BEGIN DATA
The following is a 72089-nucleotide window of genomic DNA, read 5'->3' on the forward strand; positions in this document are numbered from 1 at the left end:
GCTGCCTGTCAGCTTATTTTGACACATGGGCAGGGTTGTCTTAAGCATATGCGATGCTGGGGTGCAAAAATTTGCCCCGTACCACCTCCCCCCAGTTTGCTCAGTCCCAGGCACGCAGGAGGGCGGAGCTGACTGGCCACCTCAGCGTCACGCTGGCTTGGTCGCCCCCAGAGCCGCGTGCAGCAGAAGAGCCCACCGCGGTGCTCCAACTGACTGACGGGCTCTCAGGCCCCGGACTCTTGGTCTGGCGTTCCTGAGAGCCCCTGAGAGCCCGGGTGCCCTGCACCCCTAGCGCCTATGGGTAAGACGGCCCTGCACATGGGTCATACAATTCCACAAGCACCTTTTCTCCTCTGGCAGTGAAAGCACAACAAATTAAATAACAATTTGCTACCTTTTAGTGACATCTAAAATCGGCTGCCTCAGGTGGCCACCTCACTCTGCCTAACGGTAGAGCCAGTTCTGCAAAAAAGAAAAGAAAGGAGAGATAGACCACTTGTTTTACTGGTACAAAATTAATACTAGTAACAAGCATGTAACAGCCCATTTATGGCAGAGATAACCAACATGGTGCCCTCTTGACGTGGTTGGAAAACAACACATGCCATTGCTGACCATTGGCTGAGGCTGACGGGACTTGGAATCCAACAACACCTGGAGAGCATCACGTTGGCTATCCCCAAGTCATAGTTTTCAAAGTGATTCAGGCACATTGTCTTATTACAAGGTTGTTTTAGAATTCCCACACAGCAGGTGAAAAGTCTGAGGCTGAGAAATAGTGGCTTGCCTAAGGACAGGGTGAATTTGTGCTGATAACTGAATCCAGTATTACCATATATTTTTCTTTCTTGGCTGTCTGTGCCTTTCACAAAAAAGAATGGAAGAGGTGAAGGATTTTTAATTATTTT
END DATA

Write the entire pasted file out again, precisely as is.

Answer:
The following is a 72089-nucleotide window of genomic DNA, read 5'->3' on the forward strand; positions in this document are numbered from 1 at the left end:
GCTGCCTGTCAGCTTATTTTGACACATGGGCAGGGTTGTCTTAAGCATATGCGATGCTGGGGTGCAAAAATTTGCCCCGTACCACCTCCCCCCAGTTTGCTCAGTCCCAGGCACGCAGGAGGGCGGAGCTGACTGGCCACCTCAGCGTCACGCTGGCTTGGTCGCCCCCAGAGCCGCGTGCAGCAGAAGAGCCCACCGCGGTGCTCCAACTGACTGACGGGCTCTCAGGCCCCGGACTCTTGGTCTGGCGTTCCTGAGAGCCCCTGAGAGCCCGGGTGCCCTGCACCCCTAGCGCCTATGGGTAAGACGGCCCTGCACATGGGTCATACAATTCCACAAGCACCTTTTCTCCTCTGGCAGTGAAAGCACAACAAATTAAATAACAATTTGCTACCTTTTAGTGACATCTAAAATCGGCTGCCTCAGGTGGCCACCTCACTCTGCCTAACGGTAGAGCCAGTTCTGCAAAAAAGAAAAGAAAGGAGAGATAGACCACTTGTTTTACTGGTACAAAATTAATACTAGTAACAAGCATGTAACAGCCCATTTATGGCAGAGATAACCAACATGGTGCCCTCTTGACGTGGTTGGAAAACAACACATGCCATTGCTGACCATTGGCTGAGGCTGACGGGACTTGGAATCCAACAACACCTGGAGAGCATCACGTTGGCTATCCCCAAGTCATAGTTTTCAAAGTGATTCAGGCACATTGTCTTATTACAAGGTTGTTTTAGAATTCCCACACAGCAGGTGAAAAGTCTGAGGCTGAGAAATAGTGGCTTGCCTAAGGACAGGGTGAATTTGTGCTGATAACTGAATCCAGTATTACCATATATTTTTCTTTCTTGGCTGTCTGTGCCTTTCACAAAAAAGAATGGAAGAGGTGAAGGATTTTTAATTATTTT